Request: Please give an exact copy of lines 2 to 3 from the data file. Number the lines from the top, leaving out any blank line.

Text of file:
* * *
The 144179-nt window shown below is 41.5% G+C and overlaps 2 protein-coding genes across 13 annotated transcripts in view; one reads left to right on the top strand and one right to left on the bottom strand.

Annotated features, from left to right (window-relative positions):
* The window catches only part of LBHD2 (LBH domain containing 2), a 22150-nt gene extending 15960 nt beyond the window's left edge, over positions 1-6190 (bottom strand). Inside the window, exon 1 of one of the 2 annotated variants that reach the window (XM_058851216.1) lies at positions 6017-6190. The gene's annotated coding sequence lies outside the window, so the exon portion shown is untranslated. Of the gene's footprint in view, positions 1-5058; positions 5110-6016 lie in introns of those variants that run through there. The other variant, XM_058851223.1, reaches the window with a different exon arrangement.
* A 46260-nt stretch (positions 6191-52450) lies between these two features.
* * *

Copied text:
Annotated features, from left to right (window-relative positions):
* The window catches only part of LBHD2 (LBH domain containing 2), a 22150-nt gene extending 15960 nt beyond the window's left edge, over positions 1-6190 (bottom strand). Inside the window, exon 1 of one of the 2 annotated variants that reach the window (XM_058851216.1) lies at positions 6017-6190. The gene's annotated coding sequence lies outside the window, so the exon portion shown is untranslated. Of the gene's footprint in view, positions 1-5058; positions 5110-6016 lie in introns of those variants that run through there. The other variant, XM_058851223.1, reaches the window with a different exon arrangement.